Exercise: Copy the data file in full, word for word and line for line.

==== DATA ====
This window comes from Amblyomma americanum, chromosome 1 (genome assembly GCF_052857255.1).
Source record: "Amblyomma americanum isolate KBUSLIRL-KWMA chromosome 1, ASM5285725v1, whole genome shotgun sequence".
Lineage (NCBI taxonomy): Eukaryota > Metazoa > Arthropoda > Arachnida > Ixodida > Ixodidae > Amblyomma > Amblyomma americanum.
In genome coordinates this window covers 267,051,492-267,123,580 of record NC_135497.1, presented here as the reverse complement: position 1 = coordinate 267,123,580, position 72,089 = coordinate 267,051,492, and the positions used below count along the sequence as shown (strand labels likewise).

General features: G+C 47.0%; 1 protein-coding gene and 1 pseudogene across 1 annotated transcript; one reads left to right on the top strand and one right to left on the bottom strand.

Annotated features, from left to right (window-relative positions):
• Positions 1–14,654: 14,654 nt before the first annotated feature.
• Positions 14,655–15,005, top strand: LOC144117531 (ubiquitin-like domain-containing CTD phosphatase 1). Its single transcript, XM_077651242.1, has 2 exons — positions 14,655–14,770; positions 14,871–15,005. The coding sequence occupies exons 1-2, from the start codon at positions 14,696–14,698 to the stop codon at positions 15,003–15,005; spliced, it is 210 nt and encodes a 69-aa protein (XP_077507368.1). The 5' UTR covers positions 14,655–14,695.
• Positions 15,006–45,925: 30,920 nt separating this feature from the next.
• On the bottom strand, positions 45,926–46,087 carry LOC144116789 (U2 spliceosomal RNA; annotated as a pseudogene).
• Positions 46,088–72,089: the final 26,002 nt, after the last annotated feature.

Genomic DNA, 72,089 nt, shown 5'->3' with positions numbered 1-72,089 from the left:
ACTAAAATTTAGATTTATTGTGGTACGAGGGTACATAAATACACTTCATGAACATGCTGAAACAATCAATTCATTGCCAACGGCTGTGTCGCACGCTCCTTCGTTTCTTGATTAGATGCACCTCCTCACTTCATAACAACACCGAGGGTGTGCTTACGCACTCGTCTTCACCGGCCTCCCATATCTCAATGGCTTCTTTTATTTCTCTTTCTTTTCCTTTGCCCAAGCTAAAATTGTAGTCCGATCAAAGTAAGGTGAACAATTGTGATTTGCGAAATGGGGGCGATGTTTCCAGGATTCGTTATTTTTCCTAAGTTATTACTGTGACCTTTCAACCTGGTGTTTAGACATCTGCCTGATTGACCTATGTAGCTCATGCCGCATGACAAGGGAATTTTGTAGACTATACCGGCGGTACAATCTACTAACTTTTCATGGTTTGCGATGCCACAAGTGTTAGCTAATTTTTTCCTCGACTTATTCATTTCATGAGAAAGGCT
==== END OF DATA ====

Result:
This window comes from Amblyomma americanum, chromosome 1 (genome assembly GCF_052857255.1).
Source record: "Amblyomma americanum isolate KBUSLIRL-KWMA chromosome 1, ASM5285725v1, whole genome shotgun sequence".
Lineage (NCBI taxonomy): Eukaryota > Metazoa > Arthropoda > Arachnida > Ixodida > Ixodidae > Amblyomma > Amblyomma americanum.
In genome coordinates this window covers 267,051,492-267,123,580 of record NC_135497.1, presented here as the reverse complement: position 1 = coordinate 267,123,580, position 72,089 = coordinate 267,051,492, and the positions used below count along the sequence as shown (strand labels likewise).

General features: G+C 47.0%; 1 protein-coding gene and 1 pseudogene across 1 annotated transcript; one reads left to right on the top strand and one right to left on the bottom strand.

Annotated features, from left to right (window-relative positions):
• Positions 1–14,654: 14,654 nt before the first annotated feature.
• Positions 14,655–15,005, top strand: LOC144117531 (ubiquitin-like domain-containing CTD phosphatase 1). Its single transcript, XM_077651242.1, has 2 exons — positions 14,655–14,770; positions 14,871–15,005. The coding sequence occupies exons 1-2, from the start codon at positions 14,696–14,698 to the stop codon at positions 15,003–15,005; spliced, it is 210 nt and encodes a 69-aa protein (XP_077507368.1). The 5' UTR covers positions 14,655–14,695.
• Positions 15,006–45,925: 30,920 nt separating this feature from the next.
• On the bottom strand, positions 45,926–46,087 carry LOC144116789 (U2 spliceosomal RNA; annotated as a pseudogene).
• Positions 46,088–72,089: the final 26,002 nt, after the last annotated feature.

Genomic DNA, 72,089 nt, shown 5'->3' with positions numbered 1-72,089 from the left:
ACTAAAATTTAGATTTATTGTGGTACGAGGGTACATAAATACACTTCATGAACATGCTGAAACAATCAATTCATTGCCAACGGCTGTGTCGCACGCTCCTTCGTTTCTTGATTAGATGCACCTCCTCACTTCATAACAACACCGAGGGTGTGCTTACGCACTCGTCTTCACCGGCCTCCCATATCTCAATGGCTTCTTTTATTTCTCTTTCTTTTCCTTTGCCCAAGCTAAAATTGTAGTCCGATCAAAGTAAGGTGAACAATTGTGATTTGCGAAATGGGGGCGATGTTTCCAGGATTCGTTATTTTTCCTAAGTTATTACTGTGACCTTTCAACCTGGTGTTTAGACATCTGCCTGATTGACCTATGTAGCTCATGCCGCATGACAAGGGAATTTTGTAGACTATACCGGCGGTACAATCTACTAACTTTTCATGGTTTGCGATGCCACAAGTGTTAGCTAATTTTTTCCTCGACTTATTCATTTCATGAGAAAGGCT